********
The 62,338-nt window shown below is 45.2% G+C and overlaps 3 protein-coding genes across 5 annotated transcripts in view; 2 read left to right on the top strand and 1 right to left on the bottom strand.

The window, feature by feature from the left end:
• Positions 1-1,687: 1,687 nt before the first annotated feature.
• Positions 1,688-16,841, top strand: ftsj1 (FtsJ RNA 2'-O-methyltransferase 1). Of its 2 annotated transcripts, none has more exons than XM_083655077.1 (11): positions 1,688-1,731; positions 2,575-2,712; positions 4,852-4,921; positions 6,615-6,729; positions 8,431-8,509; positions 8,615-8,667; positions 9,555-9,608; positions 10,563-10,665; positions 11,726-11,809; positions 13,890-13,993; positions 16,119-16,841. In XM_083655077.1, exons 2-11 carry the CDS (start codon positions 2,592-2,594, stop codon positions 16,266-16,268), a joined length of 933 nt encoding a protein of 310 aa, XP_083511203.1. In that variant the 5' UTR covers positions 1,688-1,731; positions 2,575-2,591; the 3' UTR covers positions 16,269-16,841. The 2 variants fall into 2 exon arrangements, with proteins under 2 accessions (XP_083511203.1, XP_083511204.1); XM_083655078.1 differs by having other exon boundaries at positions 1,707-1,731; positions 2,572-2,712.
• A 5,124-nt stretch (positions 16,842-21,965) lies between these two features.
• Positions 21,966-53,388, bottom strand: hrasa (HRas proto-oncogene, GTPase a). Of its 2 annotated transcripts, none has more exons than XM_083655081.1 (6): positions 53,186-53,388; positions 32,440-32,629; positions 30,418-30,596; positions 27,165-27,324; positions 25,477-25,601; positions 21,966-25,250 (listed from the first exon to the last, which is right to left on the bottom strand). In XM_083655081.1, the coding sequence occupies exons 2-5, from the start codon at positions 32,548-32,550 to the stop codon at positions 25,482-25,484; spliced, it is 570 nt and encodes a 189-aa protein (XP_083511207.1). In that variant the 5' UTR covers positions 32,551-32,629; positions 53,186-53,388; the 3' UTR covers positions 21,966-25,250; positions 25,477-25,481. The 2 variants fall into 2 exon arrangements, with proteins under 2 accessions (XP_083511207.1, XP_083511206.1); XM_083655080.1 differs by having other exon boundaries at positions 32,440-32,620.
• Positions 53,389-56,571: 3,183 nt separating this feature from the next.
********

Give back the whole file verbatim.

The 62,338-nt window shown below is 45.2% G+C and overlaps 3 protein-coding genes across 5 annotated transcripts in view; 2 read left to right on the top strand and 1 right to left on the bottom strand.

The window, feature by feature from the left end:
• Positions 1-1,687: 1,687 nt before the first annotated feature.
• Positions 1,688-16,841, top strand: ftsj1 (FtsJ RNA 2'-O-methyltransferase 1). Of its 2 annotated transcripts, none has more exons than XM_083655077.1 (11): positions 1,688-1,731; positions 2,575-2,712; positions 4,852-4,921; positions 6,615-6,729; positions 8,431-8,509; positions 8,615-8,667; positions 9,555-9,608; positions 10,563-10,665; positions 11,726-11,809; positions 13,890-13,993; positions 16,119-16,841. In XM_083655077.1, exons 2-11 carry the CDS (start codon positions 2,592-2,594, stop codon positions 16,266-16,268), a joined length of 933 nt encoding a protein of 310 aa, XP_083511203.1. In that variant the 5' UTR covers positions 1,688-1,731; positions 2,575-2,591; the 3' UTR covers positions 16,269-16,841. The 2 variants fall into 2 exon arrangements, with proteins under 2 accessions (XP_083511203.1, XP_083511204.1); XM_083655078.1 differs by having other exon boundaries at positions 1,707-1,731; positions 2,572-2,712.
• A 5,124-nt stretch (positions 16,842-21,965) lies between these two features.
• Positions 21,966-53,388, bottom strand: hrasa (HRas proto-oncogene, GTPase a). Of its 2 annotated transcripts, none has more exons than XM_083655081.1 (6): positions 53,186-53,388; positions 32,440-32,629; positions 30,418-30,596; positions 27,165-27,324; positions 25,477-25,601; positions 21,966-25,250 (listed from the first exon to the last, which is right to left on the bottom strand). In XM_083655081.1, the coding sequence occupies exons 2-5, from the start codon at positions 32,548-32,550 to the stop codon at positions 25,482-25,484; spliced, it is 570 nt and encodes a 189-aa protein (XP_083511207.1). In that variant the 5' UTR covers positions 32,551-32,629; positions 53,186-53,388; the 3' UTR covers positions 21,966-25,250; positions 25,477-25,481. The 2 variants fall into 2 exon arrangements, with proteins under 2 accessions (XP_083511207.1, XP_083511206.1); XM_083655080.1 differs by having other exon boundaries at positions 32,440-32,620.
• Positions 53,389-56,571: 3,183 nt separating this feature from the next.